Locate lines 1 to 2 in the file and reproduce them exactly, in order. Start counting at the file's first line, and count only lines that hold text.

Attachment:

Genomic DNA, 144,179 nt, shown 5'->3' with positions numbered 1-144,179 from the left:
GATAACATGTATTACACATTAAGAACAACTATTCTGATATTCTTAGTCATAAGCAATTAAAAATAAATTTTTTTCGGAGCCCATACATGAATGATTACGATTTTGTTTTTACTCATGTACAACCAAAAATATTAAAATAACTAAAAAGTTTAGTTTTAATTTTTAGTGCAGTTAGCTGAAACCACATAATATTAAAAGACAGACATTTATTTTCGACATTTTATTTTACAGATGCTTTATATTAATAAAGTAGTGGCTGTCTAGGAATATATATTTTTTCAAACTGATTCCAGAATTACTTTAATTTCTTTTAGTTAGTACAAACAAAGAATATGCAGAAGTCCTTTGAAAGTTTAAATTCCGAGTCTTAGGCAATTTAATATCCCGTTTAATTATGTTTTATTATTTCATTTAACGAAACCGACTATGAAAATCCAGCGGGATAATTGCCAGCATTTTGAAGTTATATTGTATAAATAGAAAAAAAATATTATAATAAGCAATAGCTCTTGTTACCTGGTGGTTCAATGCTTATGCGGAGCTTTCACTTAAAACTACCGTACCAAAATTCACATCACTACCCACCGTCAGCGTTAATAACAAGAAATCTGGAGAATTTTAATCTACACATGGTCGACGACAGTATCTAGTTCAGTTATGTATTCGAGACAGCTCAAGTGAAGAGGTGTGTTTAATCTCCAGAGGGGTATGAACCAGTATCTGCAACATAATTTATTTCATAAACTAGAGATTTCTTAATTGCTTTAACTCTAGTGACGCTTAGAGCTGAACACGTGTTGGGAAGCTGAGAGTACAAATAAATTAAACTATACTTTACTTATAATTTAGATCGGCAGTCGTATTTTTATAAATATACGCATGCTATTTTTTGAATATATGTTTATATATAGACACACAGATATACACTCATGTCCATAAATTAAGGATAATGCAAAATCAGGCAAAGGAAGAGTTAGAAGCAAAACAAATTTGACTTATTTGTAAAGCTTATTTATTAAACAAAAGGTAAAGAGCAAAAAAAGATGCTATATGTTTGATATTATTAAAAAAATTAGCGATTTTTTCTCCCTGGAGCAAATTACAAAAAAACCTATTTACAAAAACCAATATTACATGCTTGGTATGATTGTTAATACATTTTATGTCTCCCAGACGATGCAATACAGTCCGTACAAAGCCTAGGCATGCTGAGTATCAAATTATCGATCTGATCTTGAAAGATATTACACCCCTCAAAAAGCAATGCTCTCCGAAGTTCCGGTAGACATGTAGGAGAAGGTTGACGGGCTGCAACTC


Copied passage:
Genomic DNA, 144,179 nt, shown 5'->3' with positions numbered 1-144,179 from the left:
GATAACATGTATTACACATTAAGAACAACTATTCTGATATTCTTAGTCATAAGCAATTAAAAATAAATTTTTTTCGGAGCCCATACATGAATGATTACGATTTTGTTTTTACTCATGTACAACCAAAAATATTAAAATAACTAAAAAGTTTAGTTTTAATTTTTAGTGCAGTTAGCTGAAACCACATAATATTAAAAGACAGACATTTATTTTCGACATTTTATTTTACAGATGCTTTATATTAATAAAGTAGTGGCTGTCTAGGAATATATATTTTTTCAAACTGATTCCAGAATTACTTTAATTTCTTTTAGTTAGTACAAACAAAGAATATGCAGAAGTCCTTTGAAAGTTTAAATTCCGAGTCTTAGGCAATTTAATATCCCGTTTAATTATGTTTTATTATTTCATTTAACGAAACCGACTATGAAAATCCAGCGGGATAATTGCCAGCATTTTGAAGTTATATTGTATAAATAGAAAAAAAATATTATAATAAGCAATAGCTCTTGTTACCTGGTGGTTCAATGCTTATGCGGAGCTTTCACTTAAAACTACCGTACCAAAATTCACATCACTACCCACCGTCAGCGTTAATAACAAGAAATCTGGAGAATTTTAATCTACACATGGTCGACGACAGTATCTAGTTCAGTTATGTATTCGAGACAGCTCAAGTGAAGAGGTGTGTTTAATCTCCAGAGGGGTATGAACCAGTATCTGCAACATAATTTATTTCATAAACTAGAGATTTCTTAATTGCTTTAACTCTAGTGACGCTTAGAGCTGAACACGTGTTGGGAAGCTGAGAGTACAAATAAATTAAACTATACTTTACTTATAATTTAGATCGGCAGTCGTATTTTTATAAATATACGCATGCTATTTTTTGAATATATGTTTATATATAGACACACAGATATACACTCATGTCCATAAATTAAGGATAATGCAAAATCAGGCAAAGGAAGAGTTAGAAGCAAAACAAATTTGACTTATTTGTAAAGCTTATTTATTAAACAAAAGGTAAAGAGCAAAAAAAGATGCTATATGTTTGATATTATTAAAAAAATTAGCGATTTTTTCTCCCTGGAGCAAATTACAAAAAAACCTATTTACAAAAACCAATATTACATGCTTGGTATGATTGTTAATACATTTTATGTCTCCCAGACGATGCAATACAGTCCGTACAAAGCCTAGGCATGCTGAGTATCAAATTATCGATCTGATCTTGAAAGATATTACACCCCTCAAAAAGCAATGCTCTCCGAAGTTCCGGTAGACATGTAGGAGAAGGTTGACGGGCTGCAACTC